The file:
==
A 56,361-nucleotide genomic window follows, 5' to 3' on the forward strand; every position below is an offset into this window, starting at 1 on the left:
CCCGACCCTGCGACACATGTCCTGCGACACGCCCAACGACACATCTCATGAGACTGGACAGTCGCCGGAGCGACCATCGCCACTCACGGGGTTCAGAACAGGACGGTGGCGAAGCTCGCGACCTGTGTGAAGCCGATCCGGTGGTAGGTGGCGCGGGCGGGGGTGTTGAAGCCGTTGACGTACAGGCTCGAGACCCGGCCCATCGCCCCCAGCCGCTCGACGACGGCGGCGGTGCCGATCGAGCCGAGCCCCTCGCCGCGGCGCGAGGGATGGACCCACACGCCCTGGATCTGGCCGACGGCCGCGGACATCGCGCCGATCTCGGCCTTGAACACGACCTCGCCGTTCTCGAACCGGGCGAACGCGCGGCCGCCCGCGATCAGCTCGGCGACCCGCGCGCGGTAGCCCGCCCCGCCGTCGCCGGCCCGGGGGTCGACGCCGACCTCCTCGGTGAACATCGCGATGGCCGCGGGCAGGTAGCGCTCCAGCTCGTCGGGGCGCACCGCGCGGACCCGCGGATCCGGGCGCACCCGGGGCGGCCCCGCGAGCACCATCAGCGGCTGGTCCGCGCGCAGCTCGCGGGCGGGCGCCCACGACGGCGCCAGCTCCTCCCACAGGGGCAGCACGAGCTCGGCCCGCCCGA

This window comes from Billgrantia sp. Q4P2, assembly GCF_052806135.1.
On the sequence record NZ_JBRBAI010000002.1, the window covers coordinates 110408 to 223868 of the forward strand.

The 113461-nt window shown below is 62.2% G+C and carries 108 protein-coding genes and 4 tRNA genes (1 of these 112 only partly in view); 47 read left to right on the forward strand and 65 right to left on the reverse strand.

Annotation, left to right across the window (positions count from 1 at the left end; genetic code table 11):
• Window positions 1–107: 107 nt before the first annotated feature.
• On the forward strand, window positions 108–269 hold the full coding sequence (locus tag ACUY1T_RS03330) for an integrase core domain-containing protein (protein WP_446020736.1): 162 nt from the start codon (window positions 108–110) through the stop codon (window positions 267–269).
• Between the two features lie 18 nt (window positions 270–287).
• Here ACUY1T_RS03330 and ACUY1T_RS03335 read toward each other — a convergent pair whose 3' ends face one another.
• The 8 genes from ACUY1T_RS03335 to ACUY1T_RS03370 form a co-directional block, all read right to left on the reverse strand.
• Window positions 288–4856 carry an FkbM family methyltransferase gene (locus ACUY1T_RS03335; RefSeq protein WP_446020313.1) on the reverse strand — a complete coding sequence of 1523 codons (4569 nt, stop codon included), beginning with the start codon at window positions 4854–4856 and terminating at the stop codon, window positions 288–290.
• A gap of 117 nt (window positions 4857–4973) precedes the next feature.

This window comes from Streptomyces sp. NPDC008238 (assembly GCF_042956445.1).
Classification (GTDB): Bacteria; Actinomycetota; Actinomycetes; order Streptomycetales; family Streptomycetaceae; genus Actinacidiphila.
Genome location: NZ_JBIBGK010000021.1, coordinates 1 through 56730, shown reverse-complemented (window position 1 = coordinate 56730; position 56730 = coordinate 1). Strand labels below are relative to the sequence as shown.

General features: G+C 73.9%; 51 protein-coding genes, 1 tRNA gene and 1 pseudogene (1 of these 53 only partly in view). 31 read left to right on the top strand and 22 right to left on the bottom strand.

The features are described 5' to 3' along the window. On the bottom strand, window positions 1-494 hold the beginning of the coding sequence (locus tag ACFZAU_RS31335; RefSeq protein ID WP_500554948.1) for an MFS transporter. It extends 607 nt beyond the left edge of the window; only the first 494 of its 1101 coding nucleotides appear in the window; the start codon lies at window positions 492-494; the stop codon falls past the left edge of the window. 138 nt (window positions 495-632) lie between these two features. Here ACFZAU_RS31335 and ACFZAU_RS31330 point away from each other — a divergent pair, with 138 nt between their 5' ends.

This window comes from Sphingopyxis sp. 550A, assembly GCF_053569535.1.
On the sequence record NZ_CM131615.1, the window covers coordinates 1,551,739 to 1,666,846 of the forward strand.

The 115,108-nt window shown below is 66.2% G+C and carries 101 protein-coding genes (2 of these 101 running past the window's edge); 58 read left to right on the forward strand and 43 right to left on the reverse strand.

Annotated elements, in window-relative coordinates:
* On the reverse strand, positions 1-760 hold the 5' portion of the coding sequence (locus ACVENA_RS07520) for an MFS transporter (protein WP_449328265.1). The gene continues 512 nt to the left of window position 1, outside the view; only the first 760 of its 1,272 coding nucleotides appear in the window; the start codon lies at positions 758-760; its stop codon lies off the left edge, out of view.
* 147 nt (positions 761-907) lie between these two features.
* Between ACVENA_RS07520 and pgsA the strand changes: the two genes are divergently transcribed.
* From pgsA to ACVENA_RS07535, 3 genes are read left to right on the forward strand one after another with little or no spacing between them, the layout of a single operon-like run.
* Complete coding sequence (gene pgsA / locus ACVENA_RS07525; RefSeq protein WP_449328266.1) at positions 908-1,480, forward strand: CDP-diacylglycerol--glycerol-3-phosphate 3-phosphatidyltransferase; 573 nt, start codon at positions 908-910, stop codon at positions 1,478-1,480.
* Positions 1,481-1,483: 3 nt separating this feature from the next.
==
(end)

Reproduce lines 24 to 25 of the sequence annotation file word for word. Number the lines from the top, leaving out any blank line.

* 147 nt (positions 761-907) lie between these two features.
* Between ACVENA_RS07520 and pgsA the strand changes: the two genes are divergently transcribed.